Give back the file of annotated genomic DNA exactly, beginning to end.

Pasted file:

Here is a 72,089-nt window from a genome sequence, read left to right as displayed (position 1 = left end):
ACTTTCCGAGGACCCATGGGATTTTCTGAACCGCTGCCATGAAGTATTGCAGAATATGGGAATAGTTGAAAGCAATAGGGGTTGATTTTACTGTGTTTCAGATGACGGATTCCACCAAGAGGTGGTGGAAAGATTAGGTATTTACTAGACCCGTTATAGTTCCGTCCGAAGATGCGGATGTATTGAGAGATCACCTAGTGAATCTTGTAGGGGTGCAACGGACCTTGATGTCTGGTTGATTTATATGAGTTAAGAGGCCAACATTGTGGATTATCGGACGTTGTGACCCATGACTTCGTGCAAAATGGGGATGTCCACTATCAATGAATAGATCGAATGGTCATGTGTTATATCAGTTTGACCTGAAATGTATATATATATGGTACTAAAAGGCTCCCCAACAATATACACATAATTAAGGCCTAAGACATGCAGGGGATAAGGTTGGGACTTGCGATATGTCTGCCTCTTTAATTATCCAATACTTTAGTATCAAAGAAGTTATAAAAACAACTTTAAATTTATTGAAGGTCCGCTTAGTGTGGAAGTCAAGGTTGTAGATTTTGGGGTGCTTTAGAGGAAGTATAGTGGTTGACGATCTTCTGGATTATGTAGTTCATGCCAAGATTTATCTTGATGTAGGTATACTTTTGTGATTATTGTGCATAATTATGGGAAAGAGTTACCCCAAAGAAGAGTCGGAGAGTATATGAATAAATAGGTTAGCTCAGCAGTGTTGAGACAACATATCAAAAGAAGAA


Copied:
Here is a 72,089-nt window from a genome sequence, read left to right as displayed (position 1 = left end):
ACTTTCCGAGGACCCATGGGATTTTCTGAACCGCTGCCATGAAGTATTGCAGAATATGGGAATAGTTGAAAGCAATAGGGGTTGATTTTACTGTGTTTCAGATGACGGATTCCACCAAGAGGTGGTGGAAAGATTAGGTATTTACTAGACCCGTTATAGTTCCGTCCGAAGATGCGGATGTATTGAGAGATCACCTAGTGAATCTTGTAGGGGTGCAACGGACCTTGATGTCTGGTTGATTTATATGAGTTAAGAGGCCAACATTGTGGATTATCGGACGTTGTGACCCATGACTTCGTGCAAAATGGGGATGTCCACTATCAATGAATAGATCGAATGGTCATGTGTTATATCAGTTTGACCTGAAATGTATATATATATGGTACTAAAAGGCTCCCCAACAATATACACATAATTAAGGCCTAAGACATGCAGGGGATAAGGTTGGGACTTGCGATATGTCTGCCTCTTTAATTATCCAATACTTTAGTATCAAAGAAGTTATAAAAACAACTTTAAATTTATTGAAGGTCCGCTTAGTGTGGAAGTCAAGGTTGTAGATTTTGGGGTGCTTTAGAGGAAGTATAGTGGTTGACGATCTTCTGGATTATGTAGTTCATGCCAAGATTTATCTTGATGTAGGTATACTTTTGTGATTATTGTGCATAATTATGGGAAAGAGTTACCCCAAAGAAGAGTCGGAGAGTATATGAATAAATAGGTTAGCTCAGCAGTGTTGAGACAACATATCAAAAGAAGAA